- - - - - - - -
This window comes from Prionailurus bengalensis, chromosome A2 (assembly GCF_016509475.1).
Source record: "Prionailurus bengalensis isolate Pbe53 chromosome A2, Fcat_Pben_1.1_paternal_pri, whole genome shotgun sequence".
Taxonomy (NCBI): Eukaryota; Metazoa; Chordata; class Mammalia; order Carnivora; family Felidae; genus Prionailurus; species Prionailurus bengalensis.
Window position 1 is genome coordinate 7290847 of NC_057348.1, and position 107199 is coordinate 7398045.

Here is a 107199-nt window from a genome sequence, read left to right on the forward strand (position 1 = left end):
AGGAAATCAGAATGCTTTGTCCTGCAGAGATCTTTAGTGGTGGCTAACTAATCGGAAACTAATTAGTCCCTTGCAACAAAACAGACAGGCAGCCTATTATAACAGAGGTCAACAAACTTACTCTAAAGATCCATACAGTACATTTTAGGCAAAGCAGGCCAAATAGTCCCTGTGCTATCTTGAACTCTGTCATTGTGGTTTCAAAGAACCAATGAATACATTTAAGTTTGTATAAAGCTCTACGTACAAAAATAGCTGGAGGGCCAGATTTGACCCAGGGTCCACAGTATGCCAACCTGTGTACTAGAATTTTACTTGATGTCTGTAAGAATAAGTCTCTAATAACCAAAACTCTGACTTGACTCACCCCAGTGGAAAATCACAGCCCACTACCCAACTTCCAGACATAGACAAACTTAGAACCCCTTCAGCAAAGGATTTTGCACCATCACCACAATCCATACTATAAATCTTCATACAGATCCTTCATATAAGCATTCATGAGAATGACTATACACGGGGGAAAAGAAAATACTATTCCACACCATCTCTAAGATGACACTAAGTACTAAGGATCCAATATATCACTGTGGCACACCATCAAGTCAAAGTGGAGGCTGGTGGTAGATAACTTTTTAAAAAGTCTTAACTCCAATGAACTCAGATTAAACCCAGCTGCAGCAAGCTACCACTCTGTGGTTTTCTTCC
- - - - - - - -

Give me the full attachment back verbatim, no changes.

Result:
This window comes from Prionailurus bengalensis, chromosome A2 (assembly GCF_016509475.1).
Source record: "Prionailurus bengalensis isolate Pbe53 chromosome A2, Fcat_Pben_1.1_paternal_pri, whole genome shotgun sequence".
Taxonomy (NCBI): Eukaryota; Metazoa; Chordata; class Mammalia; order Carnivora; family Felidae; genus Prionailurus; species Prionailurus bengalensis.
Window position 1 is genome coordinate 7290847 of NC_057348.1, and position 107199 is coordinate 7398045.

Here is a 107199-nt window from a genome sequence, read left to right on the forward strand (position 1 = left end):
AGGAAATCAGAATGCTTTGTCCTGCAGAGATCTTTAGTGGTGGCTAACTAATCGGAAACTAATTAGTCCCTTGCAACAAAACAGACAGGCAGCCTATTATAACAGAGGTCAACAAACTTACTCTAAAGATCCATACAGTACATTTTAGGCAAAGCAGGCCAAATAGTCCCTGTGCTATCTTGAACTCTGTCATTGTGGTTTCAAAGAACCAATGAATACATTTAAGTTTGTATAAAGCTCTACGTACAAAAATAGCTGGAGGGCCAGATTTGACCCAGGGTCCACAGTATGCCAACCTGTGTACTAGAATTTTACTTGATGTCTGTAAGAATAAGTCTCTAATAACCAAAACTCTGACTTGACTCACCCCAGTGGAAAATCACAGCCCACTACCCAACTTCCAGACATAGACAAACTTAGAACCCCTTCAGCAAAGGATTTTGCACCATCACCACAATCCATACTATAAATCTTCATACAGATCCTTCATATAAGCATTCATGAGAATGACTATACACGGGGGAAAAGAAAATACTATTCCACACCATCTCTAAGATGACACTAAGTACTAAGGATCCAATATATCACTGTGGCACACCATCAAGTCAAAGTGGAGGCTGGTGGTAGATAACTTTTTAAAAAGTCTTAACTCCAATGAACTCAGATTAAACCCAGCTGCAGCAAGCTACCACTCTGTGGTTTTCTTCC